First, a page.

This crisis has taught us that every time there is an event with a potential major impact on your financial performance, you have to consider whether and when you need to disclose.
And what about ESG issues in the boardroom?
CM: Boards are asking questions around social impact as well as the environmental and governance concerns. Climate change and its impact on rising sea levels are real challenges. The government here committed to spending one billion dollars a year for the next 100 years to manage flood risk and rising sea levels. The projections show if nothing is done, in 50 to 60 years, parts of Singapore may be under water. Consider fiber networks, connected to homes, which are all underground and protected in pipes. Any time there’s a cut, to get down there you need to dig. Every time you dig, there’s water, which requires pumping out in order to access the pipes. So questions to ask management would be: What happens if parts of Singapore are under water? Even if the fiber is water resistant, how will you access it?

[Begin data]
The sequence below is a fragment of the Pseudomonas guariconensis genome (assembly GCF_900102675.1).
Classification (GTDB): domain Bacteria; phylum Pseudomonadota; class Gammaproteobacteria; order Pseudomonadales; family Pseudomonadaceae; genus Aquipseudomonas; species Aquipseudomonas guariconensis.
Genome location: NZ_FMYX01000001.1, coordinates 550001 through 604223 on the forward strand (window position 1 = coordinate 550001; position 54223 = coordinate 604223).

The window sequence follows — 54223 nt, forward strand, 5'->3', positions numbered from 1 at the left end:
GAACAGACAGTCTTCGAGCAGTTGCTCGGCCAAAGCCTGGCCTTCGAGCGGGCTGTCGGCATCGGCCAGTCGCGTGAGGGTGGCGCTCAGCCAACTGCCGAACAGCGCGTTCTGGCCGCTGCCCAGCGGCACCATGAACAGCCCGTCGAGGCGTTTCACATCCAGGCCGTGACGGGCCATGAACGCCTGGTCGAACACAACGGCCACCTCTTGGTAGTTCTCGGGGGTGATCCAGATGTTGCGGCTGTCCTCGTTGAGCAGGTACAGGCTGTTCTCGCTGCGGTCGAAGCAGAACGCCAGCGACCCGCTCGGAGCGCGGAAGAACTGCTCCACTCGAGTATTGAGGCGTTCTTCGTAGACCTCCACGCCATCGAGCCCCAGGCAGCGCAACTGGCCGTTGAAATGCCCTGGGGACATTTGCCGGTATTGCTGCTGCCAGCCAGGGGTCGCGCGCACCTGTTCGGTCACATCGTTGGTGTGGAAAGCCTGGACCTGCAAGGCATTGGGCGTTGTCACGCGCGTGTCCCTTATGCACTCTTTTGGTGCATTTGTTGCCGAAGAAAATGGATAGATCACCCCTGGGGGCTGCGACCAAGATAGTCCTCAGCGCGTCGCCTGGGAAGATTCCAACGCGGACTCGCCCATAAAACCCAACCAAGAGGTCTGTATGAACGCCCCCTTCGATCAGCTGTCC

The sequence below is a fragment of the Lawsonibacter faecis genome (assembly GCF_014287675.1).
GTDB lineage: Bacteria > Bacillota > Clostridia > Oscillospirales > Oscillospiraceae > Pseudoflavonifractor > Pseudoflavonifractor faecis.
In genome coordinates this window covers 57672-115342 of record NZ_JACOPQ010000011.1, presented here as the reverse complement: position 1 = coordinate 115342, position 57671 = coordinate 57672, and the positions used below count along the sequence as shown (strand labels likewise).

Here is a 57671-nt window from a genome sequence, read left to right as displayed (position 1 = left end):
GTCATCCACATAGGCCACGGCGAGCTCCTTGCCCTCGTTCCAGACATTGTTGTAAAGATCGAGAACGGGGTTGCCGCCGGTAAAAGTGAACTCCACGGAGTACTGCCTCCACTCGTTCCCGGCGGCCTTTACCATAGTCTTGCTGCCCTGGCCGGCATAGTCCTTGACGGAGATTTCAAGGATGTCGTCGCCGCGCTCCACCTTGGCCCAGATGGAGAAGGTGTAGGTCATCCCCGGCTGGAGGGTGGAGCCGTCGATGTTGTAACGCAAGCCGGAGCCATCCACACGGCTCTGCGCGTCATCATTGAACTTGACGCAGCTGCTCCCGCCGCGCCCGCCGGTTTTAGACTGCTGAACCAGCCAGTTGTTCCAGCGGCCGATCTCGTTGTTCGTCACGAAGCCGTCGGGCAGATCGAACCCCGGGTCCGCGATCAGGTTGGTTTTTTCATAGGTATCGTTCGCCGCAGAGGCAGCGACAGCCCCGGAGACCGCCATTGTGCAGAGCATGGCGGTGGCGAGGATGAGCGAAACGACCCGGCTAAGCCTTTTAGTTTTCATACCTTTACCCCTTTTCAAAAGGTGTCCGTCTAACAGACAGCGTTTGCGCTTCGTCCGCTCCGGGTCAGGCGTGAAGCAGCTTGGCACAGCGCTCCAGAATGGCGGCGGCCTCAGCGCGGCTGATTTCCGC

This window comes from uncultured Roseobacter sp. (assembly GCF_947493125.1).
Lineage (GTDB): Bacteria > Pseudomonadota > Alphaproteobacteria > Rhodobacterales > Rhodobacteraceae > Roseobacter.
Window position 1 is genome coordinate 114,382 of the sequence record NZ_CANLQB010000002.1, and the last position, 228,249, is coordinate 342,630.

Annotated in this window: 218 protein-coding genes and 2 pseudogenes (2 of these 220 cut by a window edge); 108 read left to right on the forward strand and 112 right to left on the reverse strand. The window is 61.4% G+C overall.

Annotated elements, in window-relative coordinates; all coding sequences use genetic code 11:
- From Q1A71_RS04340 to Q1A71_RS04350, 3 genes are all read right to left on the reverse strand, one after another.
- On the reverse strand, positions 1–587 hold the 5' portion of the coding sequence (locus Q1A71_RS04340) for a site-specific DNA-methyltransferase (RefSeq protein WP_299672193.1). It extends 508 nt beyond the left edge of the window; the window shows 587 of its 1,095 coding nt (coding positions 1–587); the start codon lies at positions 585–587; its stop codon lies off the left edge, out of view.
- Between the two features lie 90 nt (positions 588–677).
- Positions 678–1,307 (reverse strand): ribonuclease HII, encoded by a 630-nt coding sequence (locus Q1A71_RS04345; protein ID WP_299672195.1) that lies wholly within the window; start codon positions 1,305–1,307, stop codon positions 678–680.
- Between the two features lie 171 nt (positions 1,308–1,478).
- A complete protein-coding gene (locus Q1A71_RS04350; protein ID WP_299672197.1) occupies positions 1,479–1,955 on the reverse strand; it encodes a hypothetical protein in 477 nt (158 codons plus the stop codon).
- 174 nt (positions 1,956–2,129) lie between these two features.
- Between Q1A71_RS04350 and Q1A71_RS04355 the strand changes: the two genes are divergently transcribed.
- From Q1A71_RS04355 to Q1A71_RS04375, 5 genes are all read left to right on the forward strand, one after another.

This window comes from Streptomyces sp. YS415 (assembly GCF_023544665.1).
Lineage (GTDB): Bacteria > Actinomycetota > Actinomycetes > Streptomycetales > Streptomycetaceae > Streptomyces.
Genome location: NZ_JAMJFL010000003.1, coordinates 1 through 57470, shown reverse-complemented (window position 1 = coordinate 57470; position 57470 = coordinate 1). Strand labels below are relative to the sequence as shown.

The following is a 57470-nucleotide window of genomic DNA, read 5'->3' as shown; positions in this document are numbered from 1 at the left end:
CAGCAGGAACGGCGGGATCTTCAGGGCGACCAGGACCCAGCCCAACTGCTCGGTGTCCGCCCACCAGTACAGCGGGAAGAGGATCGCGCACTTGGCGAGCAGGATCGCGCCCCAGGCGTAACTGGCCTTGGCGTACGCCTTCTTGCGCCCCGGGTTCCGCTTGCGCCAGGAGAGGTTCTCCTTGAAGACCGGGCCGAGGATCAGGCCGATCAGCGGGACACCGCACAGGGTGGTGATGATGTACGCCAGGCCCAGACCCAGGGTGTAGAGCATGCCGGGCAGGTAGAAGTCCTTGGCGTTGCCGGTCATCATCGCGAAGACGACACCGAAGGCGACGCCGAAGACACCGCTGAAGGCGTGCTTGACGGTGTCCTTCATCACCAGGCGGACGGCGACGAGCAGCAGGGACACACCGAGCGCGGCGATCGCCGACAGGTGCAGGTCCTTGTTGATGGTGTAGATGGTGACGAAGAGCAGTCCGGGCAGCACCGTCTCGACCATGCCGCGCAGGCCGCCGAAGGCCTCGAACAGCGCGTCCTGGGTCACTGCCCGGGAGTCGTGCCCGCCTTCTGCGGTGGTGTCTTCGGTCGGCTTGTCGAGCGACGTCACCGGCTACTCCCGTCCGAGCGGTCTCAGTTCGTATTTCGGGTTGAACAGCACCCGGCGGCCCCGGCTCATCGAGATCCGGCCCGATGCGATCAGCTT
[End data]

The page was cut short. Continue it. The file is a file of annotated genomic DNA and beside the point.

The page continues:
Boards would be irresponsible if they didn’t have ESG goals in their discussions around the impact of climate change. And while carbon footprint is a very complicated subject, boards are now starting to think about it, because the call to action is now.
On all the boards I’m involved in, there’s an ESG plan, management commits to certain targets, and the board holds them accountable for it. Management is measured based on reports on how they executed against the plan.
Should companies have a board committee dedicated to this area?